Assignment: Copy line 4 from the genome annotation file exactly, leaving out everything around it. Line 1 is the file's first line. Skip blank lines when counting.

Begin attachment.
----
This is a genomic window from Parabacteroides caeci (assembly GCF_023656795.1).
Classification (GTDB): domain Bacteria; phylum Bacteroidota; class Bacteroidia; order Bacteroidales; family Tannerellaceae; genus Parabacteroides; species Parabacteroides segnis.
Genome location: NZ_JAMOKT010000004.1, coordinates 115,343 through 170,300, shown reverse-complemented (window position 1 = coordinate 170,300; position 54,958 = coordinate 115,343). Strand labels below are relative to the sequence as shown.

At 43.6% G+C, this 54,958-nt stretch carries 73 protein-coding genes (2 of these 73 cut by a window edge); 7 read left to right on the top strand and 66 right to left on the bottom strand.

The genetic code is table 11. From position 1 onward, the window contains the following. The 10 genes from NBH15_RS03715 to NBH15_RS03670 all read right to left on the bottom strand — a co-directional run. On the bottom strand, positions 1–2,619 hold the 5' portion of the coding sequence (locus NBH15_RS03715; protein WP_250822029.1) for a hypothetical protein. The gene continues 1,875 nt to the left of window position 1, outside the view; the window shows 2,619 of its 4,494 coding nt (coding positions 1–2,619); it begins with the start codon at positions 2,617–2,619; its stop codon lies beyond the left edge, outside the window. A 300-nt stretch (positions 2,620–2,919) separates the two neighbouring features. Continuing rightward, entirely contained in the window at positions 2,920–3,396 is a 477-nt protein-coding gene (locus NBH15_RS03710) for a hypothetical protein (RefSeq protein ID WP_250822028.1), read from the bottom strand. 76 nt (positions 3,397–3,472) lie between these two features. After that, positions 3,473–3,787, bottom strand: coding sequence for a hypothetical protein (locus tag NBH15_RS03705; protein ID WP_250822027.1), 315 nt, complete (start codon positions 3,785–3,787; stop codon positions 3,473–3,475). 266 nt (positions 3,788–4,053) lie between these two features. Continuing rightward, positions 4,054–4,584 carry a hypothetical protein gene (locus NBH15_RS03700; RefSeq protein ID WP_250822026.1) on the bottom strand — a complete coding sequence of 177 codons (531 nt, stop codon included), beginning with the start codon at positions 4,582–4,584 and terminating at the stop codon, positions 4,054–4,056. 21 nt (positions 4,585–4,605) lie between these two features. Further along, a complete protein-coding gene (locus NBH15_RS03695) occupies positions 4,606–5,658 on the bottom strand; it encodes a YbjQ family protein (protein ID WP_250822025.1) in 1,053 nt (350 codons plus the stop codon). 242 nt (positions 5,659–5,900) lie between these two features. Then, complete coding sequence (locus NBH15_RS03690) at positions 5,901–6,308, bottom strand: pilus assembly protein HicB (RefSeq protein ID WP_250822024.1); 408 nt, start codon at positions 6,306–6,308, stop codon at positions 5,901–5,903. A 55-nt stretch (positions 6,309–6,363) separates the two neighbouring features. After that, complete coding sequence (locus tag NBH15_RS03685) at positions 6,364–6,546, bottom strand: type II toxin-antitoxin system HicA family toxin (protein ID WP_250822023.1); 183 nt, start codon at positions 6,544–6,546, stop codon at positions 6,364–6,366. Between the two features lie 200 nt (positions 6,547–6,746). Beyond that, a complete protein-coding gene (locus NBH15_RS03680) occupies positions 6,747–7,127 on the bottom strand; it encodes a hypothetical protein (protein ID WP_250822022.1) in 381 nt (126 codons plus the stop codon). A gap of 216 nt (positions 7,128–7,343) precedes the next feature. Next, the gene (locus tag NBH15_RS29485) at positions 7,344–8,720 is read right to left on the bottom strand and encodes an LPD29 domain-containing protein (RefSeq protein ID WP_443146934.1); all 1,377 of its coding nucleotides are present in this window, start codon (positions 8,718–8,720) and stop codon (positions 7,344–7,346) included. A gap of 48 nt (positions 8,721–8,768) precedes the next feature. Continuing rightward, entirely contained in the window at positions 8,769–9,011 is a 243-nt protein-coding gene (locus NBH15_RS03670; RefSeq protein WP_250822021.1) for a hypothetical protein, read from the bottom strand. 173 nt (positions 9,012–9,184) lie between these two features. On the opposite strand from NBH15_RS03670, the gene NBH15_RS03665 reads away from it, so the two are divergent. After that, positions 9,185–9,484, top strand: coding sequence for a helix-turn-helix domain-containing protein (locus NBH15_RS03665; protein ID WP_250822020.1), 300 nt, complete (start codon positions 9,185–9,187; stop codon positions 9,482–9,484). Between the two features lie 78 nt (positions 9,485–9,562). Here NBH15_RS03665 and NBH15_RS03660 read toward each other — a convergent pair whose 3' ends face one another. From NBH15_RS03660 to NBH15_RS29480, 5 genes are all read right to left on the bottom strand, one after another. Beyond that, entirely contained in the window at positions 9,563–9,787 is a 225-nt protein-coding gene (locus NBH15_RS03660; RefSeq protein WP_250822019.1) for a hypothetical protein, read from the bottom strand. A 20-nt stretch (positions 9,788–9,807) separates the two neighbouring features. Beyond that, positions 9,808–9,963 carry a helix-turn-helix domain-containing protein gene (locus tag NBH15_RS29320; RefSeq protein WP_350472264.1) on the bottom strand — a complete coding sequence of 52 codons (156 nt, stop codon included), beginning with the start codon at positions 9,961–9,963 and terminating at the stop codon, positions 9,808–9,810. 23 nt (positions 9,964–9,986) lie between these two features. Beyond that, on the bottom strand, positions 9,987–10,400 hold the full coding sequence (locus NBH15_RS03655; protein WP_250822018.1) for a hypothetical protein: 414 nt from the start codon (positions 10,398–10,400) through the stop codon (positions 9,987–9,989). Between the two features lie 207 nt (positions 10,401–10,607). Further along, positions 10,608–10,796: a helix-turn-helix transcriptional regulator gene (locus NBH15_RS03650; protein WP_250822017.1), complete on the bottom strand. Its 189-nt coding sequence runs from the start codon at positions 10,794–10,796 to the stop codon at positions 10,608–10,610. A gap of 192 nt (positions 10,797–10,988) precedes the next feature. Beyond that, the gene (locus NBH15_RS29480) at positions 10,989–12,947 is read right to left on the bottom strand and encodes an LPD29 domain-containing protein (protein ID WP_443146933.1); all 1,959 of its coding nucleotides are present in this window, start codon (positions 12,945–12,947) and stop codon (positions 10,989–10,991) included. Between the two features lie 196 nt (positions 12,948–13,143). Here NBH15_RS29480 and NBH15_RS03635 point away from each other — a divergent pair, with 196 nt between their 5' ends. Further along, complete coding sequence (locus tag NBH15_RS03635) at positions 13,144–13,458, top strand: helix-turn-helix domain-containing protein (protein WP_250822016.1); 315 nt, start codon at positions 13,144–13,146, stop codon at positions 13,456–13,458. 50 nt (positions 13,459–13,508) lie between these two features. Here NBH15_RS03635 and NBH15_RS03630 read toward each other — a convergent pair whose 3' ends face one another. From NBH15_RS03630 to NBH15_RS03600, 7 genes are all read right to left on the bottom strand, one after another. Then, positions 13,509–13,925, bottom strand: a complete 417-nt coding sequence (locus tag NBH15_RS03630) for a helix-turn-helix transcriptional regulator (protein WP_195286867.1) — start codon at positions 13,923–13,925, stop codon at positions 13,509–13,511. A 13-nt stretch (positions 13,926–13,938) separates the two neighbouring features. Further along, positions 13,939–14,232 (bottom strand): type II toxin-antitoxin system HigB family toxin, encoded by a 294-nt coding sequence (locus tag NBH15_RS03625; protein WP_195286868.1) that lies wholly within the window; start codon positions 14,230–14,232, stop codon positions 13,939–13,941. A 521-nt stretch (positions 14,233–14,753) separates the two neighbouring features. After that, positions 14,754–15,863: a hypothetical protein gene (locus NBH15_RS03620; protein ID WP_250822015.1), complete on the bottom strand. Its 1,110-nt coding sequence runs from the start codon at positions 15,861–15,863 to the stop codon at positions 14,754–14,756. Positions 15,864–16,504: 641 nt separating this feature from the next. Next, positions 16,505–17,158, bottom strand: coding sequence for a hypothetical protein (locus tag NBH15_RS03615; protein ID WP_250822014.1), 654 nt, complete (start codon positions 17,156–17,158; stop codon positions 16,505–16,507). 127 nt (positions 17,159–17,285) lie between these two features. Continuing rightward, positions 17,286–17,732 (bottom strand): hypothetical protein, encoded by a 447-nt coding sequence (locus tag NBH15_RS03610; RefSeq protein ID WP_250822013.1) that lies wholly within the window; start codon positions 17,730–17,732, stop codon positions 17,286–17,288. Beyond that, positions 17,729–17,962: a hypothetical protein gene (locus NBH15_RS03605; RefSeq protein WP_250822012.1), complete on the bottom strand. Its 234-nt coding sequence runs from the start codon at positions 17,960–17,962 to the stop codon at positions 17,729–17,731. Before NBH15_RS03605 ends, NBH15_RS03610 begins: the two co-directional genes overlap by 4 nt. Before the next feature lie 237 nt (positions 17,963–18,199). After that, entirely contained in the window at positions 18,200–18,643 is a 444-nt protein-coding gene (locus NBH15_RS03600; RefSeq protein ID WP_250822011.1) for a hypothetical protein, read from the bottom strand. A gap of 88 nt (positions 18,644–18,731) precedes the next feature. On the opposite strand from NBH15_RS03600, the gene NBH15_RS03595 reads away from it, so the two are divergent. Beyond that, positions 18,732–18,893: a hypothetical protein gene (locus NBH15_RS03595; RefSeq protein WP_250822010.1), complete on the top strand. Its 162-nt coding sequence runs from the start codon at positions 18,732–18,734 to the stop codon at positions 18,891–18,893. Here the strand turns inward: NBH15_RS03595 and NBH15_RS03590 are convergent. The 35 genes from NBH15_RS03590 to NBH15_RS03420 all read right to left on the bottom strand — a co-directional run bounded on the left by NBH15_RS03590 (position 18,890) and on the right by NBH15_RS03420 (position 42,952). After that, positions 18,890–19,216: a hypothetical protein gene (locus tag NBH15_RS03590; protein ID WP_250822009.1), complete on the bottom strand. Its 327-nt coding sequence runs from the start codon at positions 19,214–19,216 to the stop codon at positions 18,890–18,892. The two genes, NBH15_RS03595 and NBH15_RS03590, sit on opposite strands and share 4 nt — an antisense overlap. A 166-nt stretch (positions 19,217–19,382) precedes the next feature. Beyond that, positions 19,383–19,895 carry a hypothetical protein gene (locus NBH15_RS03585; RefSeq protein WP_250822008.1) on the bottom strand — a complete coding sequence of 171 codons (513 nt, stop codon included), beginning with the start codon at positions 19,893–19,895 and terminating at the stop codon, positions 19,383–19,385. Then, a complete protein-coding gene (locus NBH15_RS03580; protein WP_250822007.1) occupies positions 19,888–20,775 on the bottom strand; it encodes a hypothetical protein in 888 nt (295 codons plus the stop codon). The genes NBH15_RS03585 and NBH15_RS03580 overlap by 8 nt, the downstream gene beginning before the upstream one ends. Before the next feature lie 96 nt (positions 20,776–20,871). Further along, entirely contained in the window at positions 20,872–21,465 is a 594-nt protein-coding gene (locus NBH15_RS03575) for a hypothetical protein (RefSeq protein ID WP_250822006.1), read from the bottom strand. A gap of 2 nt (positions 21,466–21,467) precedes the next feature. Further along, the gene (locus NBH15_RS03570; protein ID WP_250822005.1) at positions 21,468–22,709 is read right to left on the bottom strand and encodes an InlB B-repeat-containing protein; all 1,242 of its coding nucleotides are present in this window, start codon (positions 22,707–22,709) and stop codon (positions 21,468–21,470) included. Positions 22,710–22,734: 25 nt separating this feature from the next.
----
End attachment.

At 43.6% G+C, this 54,958-nt stretch carries 73 protein-coding genes (2 of these 73 cut by a window edge); 7 read left to right on the top strand and 66 right to left on the bottom strand.